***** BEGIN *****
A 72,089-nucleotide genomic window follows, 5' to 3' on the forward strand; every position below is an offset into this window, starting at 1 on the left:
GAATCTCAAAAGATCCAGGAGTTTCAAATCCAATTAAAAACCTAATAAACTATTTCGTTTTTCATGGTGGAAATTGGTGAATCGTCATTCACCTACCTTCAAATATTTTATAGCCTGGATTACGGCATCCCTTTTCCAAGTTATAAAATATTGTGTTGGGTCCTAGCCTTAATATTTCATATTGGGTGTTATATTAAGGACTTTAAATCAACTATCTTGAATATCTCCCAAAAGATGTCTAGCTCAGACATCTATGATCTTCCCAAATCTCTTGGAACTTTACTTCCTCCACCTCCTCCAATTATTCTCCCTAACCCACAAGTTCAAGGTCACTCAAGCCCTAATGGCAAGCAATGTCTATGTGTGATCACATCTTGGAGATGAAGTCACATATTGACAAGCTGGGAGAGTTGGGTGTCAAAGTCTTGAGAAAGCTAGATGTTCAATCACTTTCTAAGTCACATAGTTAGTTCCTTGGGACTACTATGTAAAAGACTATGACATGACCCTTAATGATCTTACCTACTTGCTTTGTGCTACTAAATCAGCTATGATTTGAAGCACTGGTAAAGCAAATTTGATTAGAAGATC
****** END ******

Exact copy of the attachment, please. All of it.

A 72,089-nucleotide genomic window follows, 5' to 3' on the forward strand; every position below is an offset into this window, starting at 1 on the left:
GAATCTCAAAAGATCCAGGAGTTTCAAATCCAATTAAAAACCTAATAAACTATTTCGTTTTTCATGGTGGAAATTGGTGAATCGTCATTCACCTACCTTCAAATATTTTATAGCCTGGATTACGGCATCCCTTTTCCAAGTTATAAAATATTGTGTTGGGTCCTAGCCTTAATATTTCATATTGGGTGTTATATTAAGGACTTTAAATCAACTATCTTGAATATCTCCCAAAAGATGTCTAGCTCAGACATCTATGATCTTCCCAAATCTCTTGGAACTTTACTTCCTCCACCTCCTCCAATTATTCTCCCTAACCCACAAGTTCAAGGTCACTCAAGCCCTAATGGCAAGCAATGTCTATGTGTGATCACATCTTGGAGATGAAGTCACATATTGACAAGCTGGGAGAGTTGGGTGTCAAAGTCTTGAGAAAGCTAGATGTTCAATCACTTTCTAAGTCACATAGTTAGTTCCTTGGGACTACTATGTAAAAGACTATGACATGACCCTTAATGATCTTACCTACTTGCTTTGTGCTACTAAATCAGCTATGATTTGAAGCACTGGTAAAGCAAATTTGATTAGAAGATC